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Frank Rothman Dies; Lawyer Represented NFL

Law: Considered one of the nation's top sports and entertainment attorneys, he also once headed MGM.

April 26, 2000|From a Times Staff Writer

Frank Rothman, a renowned sports and entertainment attorney who represented the National Football League and once headed MGM, died Tuesday at 73.

Rothman had handled lawsuits involving the NFL, the National Basketball Assn. and the PGA tour. He also had represented numerous entertainment clients, including Warner Bros., Walt Disney Co., Paramount Pictures, Home Box Office and 20th Century Fox.

The National Law Journal selected him as one of the nation's most influential lawyers, and California Law Business recently named him one of two contenders "for the title of most coveted litigator in California."

Rothman litigated a number of landmark cases, including one involving basketball player Spencer Haywood that led to the "hardship rule," which allows undergraduates to leave college before four years and play in the NBA.

Rothman also represented a number of individual teams during his career, including the Boston Celtics, the Seattle Supersonics, the Portland Trailblazers and the Los Angeles Rams.

"He was one of the top lawyers in the area and one of the ablest and most respected," said Stephen Reinhardt, a U.S. 9th Circuit Court of Appeals Judge. "For many years, he was the NFL's chief anti-trust attorney."

Rothman's son, Steven, said his father enjoyed every aspect of sports, from watching football games at home on Sundays to litigating high-profile cases involving professional teams.

"'He loved sports," Steven Rothman said. "He loved representing the leagues and owners and living the life with those guys."

Rothman grew up in Los Angeles, graduated from Fairfax High School and attended UCLA. He graduated from USC Law School and worked for the city attorney in the early 1950s.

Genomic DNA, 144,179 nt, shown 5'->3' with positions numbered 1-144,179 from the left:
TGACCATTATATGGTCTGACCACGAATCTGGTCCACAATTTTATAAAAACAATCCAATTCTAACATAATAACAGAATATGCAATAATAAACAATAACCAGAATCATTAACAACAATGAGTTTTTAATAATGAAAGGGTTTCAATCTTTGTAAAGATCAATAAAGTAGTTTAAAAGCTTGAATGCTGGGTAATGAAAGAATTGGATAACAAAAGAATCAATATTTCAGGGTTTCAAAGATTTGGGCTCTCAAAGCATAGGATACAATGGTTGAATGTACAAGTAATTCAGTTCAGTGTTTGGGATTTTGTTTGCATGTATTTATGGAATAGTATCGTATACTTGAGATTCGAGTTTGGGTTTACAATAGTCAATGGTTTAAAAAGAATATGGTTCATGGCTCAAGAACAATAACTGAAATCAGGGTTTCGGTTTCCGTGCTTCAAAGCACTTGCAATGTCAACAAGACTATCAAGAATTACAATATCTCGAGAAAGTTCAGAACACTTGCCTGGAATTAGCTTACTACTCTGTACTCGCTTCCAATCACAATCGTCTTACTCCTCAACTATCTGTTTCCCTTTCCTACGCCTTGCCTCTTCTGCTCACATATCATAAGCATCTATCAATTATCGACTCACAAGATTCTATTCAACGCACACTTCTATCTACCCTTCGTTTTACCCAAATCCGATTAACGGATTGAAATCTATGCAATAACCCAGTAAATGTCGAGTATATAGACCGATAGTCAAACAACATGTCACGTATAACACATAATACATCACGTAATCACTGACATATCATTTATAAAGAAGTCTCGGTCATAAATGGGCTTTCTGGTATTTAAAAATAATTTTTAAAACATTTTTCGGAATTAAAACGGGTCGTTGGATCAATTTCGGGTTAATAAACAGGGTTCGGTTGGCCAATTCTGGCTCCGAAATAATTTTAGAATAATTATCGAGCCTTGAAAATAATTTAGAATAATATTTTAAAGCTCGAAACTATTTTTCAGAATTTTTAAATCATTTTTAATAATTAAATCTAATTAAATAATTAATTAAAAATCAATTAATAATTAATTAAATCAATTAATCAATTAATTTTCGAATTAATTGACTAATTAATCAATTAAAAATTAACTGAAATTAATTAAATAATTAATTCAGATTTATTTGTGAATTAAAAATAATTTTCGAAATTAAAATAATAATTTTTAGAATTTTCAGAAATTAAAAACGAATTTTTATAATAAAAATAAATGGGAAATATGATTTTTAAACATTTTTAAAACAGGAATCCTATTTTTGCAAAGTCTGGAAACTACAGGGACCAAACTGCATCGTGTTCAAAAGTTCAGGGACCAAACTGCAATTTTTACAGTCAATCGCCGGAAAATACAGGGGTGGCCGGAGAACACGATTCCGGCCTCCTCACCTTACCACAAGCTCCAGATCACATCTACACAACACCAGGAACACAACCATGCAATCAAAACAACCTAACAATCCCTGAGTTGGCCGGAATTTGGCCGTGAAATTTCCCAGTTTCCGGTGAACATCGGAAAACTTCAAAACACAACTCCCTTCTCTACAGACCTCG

He then joined a few lawyers in a tiny firm that handled insurance defense cases. By the early 1980s, the firm--Wyman, Bautzer, Rothman, Kuchel & Silbert--had about 40 partners, 100 associates and offices in Century City, Orange County and Washington, D.C.

In 1982, Kirk Kerkorian, MGM's principal's stockholder, asked Rothman to take the company's the top job.

"Kirk had been a long-time client of my father," Steven Rothman said. "My father saw the job as a challenge. That was my dad. His attitude was: 'Let's try this.' "

In 1983, Rothman was named entertainment executive of the year.

After four years as MGM chairman and chief executive, Rothman decided to return to law and joined the firm Skadden, Arps, Slate, Meagher & Flom as a senior partner.

"He enjoyed his tenure as head of a studio, but law was really his first love," Steven Rothman said. "Law was what defined him and law drew him back."

While at the firm, Rothman was the NFL's lead attorney for more than a decade. He represented the league in number of high-profile lawsuits, including an antitrust claim brought by the United States Football League in which Rothman scored a significant victory for the NFL. A jury decided in the 1986 verdict that although the NFL was a monopoly, the league did not prevent the USFL from obtaining a network television contract. The jury awarded the USFL $1; it had been seeking $1 billion.

During the last decade, Rothman also litigated a number of entertainment cases. He helped settle a battle for the videocassette distribution rights to the movies "Platoon" and "Hoosiers." He negotiated an option agreement for the rights to Muhammad Ali's life story. And he represented Home Box Office in an antitrust lawsuit brought by a Los Angeles pay-television channel.

In 1994, the California State Bar named him antitrust lawyer of the year.

In addition to sports, Rothman had a passion for contemporary art. He traveled around the country attending art auctions and amassed a well-regarded collection.

Rothman died Tuesday as a result of complications following surgery. He is survived by his wife, Mariana Pfaelzer, a U.S. District Court judge; son Steven of Los Angeles; two daughters, Susan Rothman of Los Angeles and Robin Wilson of Georgia; and five grandchildren.

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